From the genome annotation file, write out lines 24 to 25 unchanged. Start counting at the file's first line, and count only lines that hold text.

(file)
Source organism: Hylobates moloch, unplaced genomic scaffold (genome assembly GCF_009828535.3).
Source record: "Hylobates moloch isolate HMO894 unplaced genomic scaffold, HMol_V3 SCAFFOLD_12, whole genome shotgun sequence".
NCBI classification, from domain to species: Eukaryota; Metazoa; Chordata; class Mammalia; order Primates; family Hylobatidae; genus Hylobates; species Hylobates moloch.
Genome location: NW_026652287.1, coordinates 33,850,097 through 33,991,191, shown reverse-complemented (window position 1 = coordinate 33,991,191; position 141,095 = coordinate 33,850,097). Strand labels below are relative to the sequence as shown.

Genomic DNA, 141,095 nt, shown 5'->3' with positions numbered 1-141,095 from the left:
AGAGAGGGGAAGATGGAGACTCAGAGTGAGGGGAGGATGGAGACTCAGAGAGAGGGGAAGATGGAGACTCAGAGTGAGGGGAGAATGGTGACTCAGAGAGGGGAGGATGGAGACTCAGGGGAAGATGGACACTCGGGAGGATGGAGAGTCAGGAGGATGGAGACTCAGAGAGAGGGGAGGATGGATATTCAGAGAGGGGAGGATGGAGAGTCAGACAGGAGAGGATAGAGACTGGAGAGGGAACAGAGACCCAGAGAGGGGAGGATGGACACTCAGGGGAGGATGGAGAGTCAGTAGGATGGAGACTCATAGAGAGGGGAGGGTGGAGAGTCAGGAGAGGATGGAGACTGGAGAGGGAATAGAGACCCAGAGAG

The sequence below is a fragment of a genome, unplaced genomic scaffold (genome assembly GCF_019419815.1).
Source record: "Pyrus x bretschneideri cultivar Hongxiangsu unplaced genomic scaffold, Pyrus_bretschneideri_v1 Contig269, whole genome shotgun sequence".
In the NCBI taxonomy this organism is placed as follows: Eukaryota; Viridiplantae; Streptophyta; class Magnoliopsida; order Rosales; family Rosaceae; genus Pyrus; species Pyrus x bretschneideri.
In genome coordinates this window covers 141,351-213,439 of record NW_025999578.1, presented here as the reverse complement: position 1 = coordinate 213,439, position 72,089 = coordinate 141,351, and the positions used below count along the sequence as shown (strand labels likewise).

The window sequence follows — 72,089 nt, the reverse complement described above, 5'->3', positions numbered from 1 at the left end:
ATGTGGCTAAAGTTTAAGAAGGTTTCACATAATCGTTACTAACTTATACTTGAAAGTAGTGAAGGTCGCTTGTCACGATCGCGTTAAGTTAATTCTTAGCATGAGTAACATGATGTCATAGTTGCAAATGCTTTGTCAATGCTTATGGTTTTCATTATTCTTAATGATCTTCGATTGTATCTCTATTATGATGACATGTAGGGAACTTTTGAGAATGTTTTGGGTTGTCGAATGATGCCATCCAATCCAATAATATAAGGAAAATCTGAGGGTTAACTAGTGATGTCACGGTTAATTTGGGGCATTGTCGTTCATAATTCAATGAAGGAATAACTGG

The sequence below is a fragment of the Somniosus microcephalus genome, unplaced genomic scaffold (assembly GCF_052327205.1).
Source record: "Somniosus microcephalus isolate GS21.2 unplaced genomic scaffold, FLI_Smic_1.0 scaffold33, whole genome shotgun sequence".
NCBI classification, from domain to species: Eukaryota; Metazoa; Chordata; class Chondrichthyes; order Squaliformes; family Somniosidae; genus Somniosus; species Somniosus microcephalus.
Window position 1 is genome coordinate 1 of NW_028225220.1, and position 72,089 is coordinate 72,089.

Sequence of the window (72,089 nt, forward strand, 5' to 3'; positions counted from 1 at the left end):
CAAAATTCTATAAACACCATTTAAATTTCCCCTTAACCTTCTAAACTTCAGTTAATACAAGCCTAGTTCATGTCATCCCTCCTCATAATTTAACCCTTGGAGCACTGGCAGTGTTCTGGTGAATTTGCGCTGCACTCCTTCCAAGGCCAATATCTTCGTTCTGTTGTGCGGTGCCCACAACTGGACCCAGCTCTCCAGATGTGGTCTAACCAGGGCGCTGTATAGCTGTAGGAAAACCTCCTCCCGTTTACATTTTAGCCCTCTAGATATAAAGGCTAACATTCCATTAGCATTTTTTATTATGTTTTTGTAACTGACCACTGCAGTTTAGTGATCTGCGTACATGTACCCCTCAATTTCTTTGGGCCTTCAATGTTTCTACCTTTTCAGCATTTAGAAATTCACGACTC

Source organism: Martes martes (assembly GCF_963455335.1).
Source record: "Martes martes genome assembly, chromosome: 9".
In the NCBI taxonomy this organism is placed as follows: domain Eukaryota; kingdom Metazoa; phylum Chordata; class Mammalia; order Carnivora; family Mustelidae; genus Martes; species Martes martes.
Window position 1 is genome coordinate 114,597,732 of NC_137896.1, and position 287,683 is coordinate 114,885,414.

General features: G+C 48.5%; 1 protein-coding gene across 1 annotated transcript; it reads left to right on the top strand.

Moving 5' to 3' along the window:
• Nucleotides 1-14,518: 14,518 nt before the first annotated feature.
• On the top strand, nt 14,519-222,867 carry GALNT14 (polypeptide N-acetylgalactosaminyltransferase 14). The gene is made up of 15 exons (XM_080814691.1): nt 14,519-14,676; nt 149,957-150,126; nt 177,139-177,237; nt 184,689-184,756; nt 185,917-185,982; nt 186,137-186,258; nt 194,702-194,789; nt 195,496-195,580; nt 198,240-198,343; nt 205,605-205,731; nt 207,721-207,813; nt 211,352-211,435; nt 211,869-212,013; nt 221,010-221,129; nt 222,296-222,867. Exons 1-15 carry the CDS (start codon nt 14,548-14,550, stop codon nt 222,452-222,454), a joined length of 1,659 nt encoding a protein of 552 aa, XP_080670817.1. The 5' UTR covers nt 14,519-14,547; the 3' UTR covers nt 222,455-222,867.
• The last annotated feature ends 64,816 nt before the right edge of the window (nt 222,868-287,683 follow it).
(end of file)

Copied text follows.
Moving 5' to 3' along the window:
• Nucleotides 1-14,518: 14,518 nt before the first annotated feature.